Certain blockchain-related disputes, such as those arising from the trading of cryptocurrencies, smart contracts, and the deluge of disputes resulting from the collapse of any cryptocurrency or token, are inevitable teething issues in the maturation of the blockchain. These disputes are likely to be resolved by both conventional and alternative dispute resolution (ADR) methods in the near future, resulting in the creation of precedents to guide the resolution of future disputes. However, the nature of blockchain transactions indicates that ADR methods are well-disposed to play a leading role in the resolution of blockchain disputes.


Peculiarities of the Blockchain Network

By their nature, transactions on the blockchain are intended to be pseudonymous, facilitated by a public cryptographic code which allows nothing more than the verification of transactions to and from the holder of that code. This pseudonymity inevitably results in serious issues when disputes arise, particularly when identifying the correct counterparty to disputes, since often such counterparties are hidden behind their public code. Thus, dispute resolution among such parties is often reduced to relying heavily on “John Does” (see, e.g., here), if not eschewing litigation altogether and relying heavily on on-chain solutions for dispute resolution. In the former case, it is entirely possible for the validity or even the enforceability of any ruling to be speculative at best. In the latter case, where current applications are less than satisfactory in their rigor and scalability, an added concern is the limited redress that on-chain solutions provide.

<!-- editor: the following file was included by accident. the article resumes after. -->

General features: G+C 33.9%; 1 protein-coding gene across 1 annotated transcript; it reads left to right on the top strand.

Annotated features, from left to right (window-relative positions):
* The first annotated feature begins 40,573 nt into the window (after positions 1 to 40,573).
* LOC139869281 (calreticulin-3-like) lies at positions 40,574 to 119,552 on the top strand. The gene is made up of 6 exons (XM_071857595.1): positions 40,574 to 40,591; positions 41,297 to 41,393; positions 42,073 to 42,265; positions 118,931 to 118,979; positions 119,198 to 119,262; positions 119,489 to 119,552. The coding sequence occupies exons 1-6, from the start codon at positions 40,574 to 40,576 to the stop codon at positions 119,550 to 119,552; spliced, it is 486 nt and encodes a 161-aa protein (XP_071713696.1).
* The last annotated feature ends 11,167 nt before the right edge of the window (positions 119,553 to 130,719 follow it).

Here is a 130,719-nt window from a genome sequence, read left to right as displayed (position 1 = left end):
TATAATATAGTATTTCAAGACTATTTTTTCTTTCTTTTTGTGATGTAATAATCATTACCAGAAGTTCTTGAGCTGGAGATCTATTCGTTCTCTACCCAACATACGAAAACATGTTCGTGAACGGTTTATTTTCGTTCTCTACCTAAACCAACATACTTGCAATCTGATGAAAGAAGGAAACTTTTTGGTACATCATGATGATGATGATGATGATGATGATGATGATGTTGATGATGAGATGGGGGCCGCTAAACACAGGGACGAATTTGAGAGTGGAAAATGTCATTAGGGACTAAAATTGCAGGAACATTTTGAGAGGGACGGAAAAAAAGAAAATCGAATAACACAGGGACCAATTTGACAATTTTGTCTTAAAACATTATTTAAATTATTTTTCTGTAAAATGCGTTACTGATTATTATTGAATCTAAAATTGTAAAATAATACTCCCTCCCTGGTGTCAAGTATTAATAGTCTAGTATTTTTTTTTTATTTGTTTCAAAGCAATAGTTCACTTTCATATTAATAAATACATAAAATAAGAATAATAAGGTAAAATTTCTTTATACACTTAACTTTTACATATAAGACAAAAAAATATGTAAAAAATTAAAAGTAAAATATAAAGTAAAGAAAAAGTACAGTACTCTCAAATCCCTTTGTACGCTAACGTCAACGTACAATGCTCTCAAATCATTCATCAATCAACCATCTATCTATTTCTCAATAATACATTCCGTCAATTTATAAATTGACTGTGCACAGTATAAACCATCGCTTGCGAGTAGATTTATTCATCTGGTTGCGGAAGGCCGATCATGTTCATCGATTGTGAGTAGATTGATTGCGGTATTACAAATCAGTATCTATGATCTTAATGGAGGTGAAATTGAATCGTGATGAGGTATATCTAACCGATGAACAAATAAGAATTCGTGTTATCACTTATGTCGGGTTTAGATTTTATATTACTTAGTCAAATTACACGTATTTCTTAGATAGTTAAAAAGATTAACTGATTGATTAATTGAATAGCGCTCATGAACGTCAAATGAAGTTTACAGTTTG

Other applications of blockchain technology carry with them their own issues. Smart contracts seek to remove the uncertainty from the execution of contractual obligations by reducing these obligations to self-executing transactions contained in discrete code. While these mechanisms intend to increase the degree of certainty in contractual obligations, the disconnect between programming language-based smart contracts and natural language-based legal norms can cause even greater uncertainty.

Among the bigger hurdles to establishing a dispute resolution mechanism for blockchain-related disputes is the principal premise of the blockchain: decentralization. The zero-oversight, peer-to-peer verification inherent in blockchain technology allows for transactions to be trusted without third-party verification, since all blockchain users are constantly checking and counter-checking the blockchain to confirm its validity. While at first blush, the trust inherently accorded to the blockchain network appears to provide benefits, the reality is that when the blockchain cannot be relied upon to resolve a dispute, it seems unlikely that blockchain users will feel comfortable turning to state institutions to determine that dispute. After all, the promise of decoupling from central authority is part of what gives blockchain applications such as cryptocurrency and smart contracts their appeal.


ADR Solutions in Blockchain Disputes

Tailor-made Dispute Resolution